Broadband at risk over new congestion law
Road to hell
New traffic congestion measures currently working their way through the parliamentary process could damage the future progress of broadband in the UK.
So say the bosses of telcos Thus, Kingston Communications, Cable & Wireless, BT and Colt, who wrote to the FT yesterday warning that proposals contained in the Government's Traffic Management Bill could hit the roll-out of broadband.
So far, many of the headlines concerning the bill have focused on news that traffic wardens are to be given greater powers to fine drivers for minor motoring offences.
Yet telcos are concerned that the new legislation - which include charging telcos for carrying out street works and increased fines for delays in digging up roads - "fails to recognise the critical importance of broadband communications to businesses and the UK economy".
While the telcos are not against legislation that would ease traffic congestion, they believe the new measures simply go too far.
"Unless the government balances the competing needs of road transport and e-commerce, it risks undermining the UK's economic growth and international competitiveness," said the chief execs.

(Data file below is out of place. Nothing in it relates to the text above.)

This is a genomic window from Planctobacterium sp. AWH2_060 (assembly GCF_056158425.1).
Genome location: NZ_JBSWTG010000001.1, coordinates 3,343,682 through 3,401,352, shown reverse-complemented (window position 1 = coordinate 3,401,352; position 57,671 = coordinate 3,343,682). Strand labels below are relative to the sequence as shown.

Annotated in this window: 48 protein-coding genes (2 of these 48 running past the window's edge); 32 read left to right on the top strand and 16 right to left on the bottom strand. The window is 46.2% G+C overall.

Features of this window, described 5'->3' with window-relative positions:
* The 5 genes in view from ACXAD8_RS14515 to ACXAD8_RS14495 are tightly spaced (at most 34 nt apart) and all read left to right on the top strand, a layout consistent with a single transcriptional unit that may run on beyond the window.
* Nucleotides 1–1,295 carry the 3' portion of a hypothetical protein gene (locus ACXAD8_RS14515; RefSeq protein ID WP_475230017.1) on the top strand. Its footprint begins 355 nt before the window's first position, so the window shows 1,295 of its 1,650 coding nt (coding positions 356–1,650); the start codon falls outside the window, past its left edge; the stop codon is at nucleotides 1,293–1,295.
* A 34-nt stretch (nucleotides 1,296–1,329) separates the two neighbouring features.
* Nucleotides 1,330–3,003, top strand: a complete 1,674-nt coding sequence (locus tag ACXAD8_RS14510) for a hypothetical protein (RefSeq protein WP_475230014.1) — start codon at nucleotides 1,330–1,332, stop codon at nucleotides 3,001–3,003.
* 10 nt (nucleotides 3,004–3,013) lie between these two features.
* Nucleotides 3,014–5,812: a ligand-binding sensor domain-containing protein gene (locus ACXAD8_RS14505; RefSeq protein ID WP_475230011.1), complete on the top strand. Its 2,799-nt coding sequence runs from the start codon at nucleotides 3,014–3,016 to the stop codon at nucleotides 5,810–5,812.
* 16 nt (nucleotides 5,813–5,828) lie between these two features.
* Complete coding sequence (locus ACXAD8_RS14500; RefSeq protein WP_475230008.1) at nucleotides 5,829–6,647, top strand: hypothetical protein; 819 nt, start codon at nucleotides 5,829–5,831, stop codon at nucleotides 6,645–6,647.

They went on: "Adding to the burden of regulation will increase our costs, but will not make us work more efficiently. If the Traffic Management Bill does reduce the impact of street works, it will do so at heavy cost: street works will simply not take place, and businesses will remain unconnected to the high speed services on which they will increasingly rely for international competitiveness."
Indeed, they argue that far from regulating against telcos and their need to dig up roads to maintain their communications networks, broadband (and its ability for people to work from wherever rather that commute) could actually be "part of the solution for congestion reduction not part of the problem".
"The sooner the Department for Transport recognises this, the greater the positive contribution the telecoms industry can make," they said. ®
Sponsored: RAID: End of an era?